Garriott, who lived in Huntsville, died at Huntsville Hospital in 2019 when he was 88. He was the science-pilot for Skylab 3, the second crewed Skylab mission, and was in orbit from July 28 to Sept. 25, 1973. His crewmates were Commander Alan Bean and Pilot Jack Lousma. The crew accomplished more than its mission goals while completing 858 revolutions of the Earth and traveling some 24.5 million miles.
6. What was the “day off”?
In February 1974 after six weeks of flight and performing many experiments, the Skylab 4 crew of astronauts William Pogue, Edward Gibson and Gerald Carr hit the exhaustion wall and announced an unscheduled day off. They turned off communications links, reports say, and spent the day resting and looking at the Earth from space. A compromise followed that gave astronauts designated rest periods and more control over when to do routine chores. Neither of the three flew in space again.
7. What did Skylab accomplish?
First and arguably most important, Skylab was proof to any skeptical experts that human beings could design and launch spacecraft that would allow them survive and work in space.
8. What were some important research findings?
Astronauts did solar research and studied the Comet Kohoutek with clarity impossible from Earth. The three crews looked at the Sun in detail not seen before and got the same detailed look at Earth and its resources. They conducted 270 experiments in everything from biomedical sciences to solar astronomy.
9. How did Skylab end?
In late 1978, NASA engineers discovered that Skylab’s orbit was “eroding” or coming closer to Earth. “Skylab had become a 77-ton loose cannon,” the website history.com said in its account. NASA had planned to use its new space shuttle to boost the lab into an orbit for another five years. But the shuttle was delayed and Skylab was coming down in July, 1979. NASA fired its boosters aiming for the Indian Ocean and its large pieces did land there. Other pieces fell in western Australia, but no one was injured.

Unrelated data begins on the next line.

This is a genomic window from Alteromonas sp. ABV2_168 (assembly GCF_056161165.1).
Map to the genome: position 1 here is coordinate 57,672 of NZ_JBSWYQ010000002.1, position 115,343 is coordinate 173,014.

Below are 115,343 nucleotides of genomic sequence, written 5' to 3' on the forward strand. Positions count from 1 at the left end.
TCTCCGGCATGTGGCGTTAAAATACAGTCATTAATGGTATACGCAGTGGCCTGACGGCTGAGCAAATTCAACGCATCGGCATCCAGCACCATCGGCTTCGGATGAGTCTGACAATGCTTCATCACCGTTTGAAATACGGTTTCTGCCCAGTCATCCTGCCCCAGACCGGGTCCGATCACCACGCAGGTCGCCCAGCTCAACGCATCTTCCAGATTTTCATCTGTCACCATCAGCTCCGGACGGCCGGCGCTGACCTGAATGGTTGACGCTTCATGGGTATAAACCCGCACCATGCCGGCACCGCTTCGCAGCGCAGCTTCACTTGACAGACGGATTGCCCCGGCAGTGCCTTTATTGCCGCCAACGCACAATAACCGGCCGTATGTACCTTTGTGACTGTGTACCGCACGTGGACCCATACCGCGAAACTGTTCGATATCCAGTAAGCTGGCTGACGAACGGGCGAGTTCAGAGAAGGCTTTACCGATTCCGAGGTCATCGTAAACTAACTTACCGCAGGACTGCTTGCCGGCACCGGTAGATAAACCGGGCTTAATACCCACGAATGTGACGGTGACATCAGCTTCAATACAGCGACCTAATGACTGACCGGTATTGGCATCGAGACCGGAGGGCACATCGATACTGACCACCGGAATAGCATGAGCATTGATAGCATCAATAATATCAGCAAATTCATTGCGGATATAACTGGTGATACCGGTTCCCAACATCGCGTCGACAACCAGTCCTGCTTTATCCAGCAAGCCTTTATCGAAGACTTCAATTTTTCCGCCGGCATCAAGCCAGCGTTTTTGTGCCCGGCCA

10: Where can I learn more?
Facts, stories and images about Skylab are as close as your computer. Here’s a link to NASA’s official Skylab history. If you’re in or passing through Alabama, the U.S. Space & Rocket Center in Huntsville is the Marshall Space Flight Center’s official welcome center and custodian of a collection of America’s early space history. Its exhibits include a same-size training model of the Skylab laboratory, the largest piece of recovered Skylab debris, and docents who worked on the project and volunteer at the center to talk with visitors.
The rocket center has events celebrating the 50th anniversary this summer including:
Future events at the rocket center include:
- “The Science of Skylab,” Sunday, June 18, at 2 p.m. in Discover Theater – This discussion focuses on the range of experiments done during Skylab’s three missions and how NASA first engaged students across the country to contribute their ideas for scientific research.
- “Lessons on Living in Space: Skylab,” Sunday, July 2, 2 p.m. in Discover Theater – Skylab’s missions were a key step in learning the effects of microgravity on humans and equipment during long-duration stays in space. Lessons from Skylab helped drive the design and function of today’s International Space Station.
- “Saving Skylab” Documentary and Panel Discussion, Thursday, Aug. 17, at 6 p.m. – National Geographic Theater in the Davidson Center for Space Exploration. This documentary and discussion will show the heroic efforts to repair the solar arrays on the Skylab orbiter after they were badly damaged in liftoff. Without those repairs, Skylab would have been virtually powerless and useless.
(An early version of this story said Skylab was the world’s first space station. On April 19, 1971, the Soviet Union placed in orbit Salyut, which was the world’s first space station)